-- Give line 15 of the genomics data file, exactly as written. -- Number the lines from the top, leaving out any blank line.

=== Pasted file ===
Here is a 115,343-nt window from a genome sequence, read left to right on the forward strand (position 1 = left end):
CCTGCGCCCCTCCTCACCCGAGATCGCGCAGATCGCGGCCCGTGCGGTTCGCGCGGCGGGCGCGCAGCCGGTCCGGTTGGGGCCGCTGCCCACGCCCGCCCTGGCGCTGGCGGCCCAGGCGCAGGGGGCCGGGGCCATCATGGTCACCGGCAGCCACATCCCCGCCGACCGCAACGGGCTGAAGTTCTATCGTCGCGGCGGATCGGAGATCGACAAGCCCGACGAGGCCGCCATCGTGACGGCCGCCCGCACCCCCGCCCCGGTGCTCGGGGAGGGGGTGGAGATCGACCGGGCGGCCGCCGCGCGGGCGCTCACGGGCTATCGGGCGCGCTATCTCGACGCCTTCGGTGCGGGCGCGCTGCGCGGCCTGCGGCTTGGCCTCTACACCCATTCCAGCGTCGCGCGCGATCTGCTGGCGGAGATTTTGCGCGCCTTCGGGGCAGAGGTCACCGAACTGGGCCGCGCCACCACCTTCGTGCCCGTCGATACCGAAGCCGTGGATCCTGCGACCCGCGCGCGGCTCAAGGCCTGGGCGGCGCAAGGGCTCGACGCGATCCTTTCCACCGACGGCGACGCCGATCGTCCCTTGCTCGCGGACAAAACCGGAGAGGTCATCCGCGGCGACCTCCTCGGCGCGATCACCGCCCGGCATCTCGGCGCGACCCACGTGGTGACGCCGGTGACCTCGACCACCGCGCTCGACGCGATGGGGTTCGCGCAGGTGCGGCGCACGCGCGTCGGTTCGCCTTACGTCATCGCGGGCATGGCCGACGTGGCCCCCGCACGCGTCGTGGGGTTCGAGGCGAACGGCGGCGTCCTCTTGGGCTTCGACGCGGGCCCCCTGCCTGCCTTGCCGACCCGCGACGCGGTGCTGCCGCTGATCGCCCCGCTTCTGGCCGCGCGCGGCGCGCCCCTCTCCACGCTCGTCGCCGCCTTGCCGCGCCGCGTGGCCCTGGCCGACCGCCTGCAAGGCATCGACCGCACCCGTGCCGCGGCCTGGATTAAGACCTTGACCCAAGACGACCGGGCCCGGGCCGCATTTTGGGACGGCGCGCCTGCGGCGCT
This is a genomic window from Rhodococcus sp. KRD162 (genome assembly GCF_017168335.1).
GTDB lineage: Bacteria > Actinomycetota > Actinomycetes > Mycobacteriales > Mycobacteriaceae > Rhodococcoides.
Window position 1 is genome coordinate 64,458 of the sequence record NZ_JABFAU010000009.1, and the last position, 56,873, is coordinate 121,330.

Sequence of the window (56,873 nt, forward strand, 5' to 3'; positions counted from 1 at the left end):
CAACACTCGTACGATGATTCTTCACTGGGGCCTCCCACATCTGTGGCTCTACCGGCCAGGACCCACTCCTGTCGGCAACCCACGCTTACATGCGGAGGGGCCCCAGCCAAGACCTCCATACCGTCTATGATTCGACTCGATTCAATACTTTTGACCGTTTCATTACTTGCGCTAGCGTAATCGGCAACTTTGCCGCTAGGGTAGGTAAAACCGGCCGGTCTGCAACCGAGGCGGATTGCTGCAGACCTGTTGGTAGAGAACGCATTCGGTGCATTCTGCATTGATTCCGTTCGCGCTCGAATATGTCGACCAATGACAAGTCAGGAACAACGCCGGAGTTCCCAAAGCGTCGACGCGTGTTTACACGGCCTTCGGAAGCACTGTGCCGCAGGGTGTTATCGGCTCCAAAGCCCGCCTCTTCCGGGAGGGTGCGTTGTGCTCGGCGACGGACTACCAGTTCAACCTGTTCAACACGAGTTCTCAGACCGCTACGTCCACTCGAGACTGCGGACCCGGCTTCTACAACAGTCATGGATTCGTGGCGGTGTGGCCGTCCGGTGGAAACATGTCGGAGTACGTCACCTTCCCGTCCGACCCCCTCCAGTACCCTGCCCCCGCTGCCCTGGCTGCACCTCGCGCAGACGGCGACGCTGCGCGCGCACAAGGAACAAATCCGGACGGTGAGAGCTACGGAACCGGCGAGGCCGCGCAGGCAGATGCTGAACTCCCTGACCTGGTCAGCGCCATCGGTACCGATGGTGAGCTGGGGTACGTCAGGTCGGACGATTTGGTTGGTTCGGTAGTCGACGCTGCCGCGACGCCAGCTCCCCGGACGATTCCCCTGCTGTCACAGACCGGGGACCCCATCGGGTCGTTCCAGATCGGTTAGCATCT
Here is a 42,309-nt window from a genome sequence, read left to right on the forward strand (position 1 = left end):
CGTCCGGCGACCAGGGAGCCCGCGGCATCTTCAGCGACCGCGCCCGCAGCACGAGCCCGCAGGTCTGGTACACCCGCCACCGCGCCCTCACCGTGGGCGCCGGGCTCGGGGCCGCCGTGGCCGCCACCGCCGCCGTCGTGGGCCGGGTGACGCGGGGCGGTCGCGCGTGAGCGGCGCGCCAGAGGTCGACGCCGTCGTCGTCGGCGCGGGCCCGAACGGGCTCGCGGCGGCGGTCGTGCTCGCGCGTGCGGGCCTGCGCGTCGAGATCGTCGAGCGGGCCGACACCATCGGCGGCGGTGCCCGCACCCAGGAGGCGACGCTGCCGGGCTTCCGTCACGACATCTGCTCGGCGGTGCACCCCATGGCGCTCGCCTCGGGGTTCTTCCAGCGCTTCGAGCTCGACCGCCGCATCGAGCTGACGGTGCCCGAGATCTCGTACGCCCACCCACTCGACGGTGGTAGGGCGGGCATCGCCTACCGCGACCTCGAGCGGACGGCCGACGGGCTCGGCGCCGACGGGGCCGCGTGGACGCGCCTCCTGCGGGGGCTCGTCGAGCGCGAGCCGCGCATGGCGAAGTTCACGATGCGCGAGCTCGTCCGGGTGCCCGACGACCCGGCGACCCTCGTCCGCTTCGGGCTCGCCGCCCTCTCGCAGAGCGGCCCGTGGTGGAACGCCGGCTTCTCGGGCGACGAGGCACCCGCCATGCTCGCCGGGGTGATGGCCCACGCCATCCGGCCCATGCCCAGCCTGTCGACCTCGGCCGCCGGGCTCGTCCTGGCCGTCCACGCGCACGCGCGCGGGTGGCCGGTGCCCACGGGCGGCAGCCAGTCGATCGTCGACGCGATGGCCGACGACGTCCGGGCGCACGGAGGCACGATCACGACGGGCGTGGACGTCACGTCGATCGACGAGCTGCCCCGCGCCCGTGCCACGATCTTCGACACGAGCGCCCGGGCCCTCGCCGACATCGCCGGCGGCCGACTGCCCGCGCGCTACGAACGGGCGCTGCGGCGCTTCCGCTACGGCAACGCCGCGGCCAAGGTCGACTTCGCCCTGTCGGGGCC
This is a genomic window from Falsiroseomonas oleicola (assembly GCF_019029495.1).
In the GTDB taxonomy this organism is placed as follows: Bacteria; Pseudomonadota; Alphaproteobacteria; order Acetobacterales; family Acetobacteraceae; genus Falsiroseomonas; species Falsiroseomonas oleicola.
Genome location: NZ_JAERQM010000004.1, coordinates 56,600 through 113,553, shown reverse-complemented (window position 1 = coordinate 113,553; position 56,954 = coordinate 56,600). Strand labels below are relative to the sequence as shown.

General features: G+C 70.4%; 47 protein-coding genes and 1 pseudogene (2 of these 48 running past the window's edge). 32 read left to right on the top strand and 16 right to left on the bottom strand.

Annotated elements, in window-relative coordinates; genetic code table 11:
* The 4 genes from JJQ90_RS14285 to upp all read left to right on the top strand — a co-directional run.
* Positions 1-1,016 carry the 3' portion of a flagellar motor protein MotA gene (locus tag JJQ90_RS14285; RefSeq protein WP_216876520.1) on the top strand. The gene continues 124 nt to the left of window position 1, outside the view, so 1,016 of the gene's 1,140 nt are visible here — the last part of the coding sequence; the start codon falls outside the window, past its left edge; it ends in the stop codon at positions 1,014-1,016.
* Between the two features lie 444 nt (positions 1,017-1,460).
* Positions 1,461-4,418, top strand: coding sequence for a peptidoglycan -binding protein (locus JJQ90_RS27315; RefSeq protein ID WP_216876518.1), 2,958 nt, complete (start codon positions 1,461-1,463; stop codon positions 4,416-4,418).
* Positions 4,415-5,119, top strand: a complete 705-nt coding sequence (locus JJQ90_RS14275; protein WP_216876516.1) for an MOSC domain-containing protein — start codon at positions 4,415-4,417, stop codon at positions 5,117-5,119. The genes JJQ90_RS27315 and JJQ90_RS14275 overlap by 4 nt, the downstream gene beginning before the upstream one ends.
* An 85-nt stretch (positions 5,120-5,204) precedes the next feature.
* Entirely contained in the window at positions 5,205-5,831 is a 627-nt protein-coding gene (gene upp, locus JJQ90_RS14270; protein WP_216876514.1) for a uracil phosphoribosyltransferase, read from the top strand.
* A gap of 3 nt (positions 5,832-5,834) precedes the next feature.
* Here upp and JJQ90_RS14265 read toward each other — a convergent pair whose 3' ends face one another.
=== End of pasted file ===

* The 4 genes from JJQ90_RS14285 to upp all read left to right on the top strand — a co-directional run.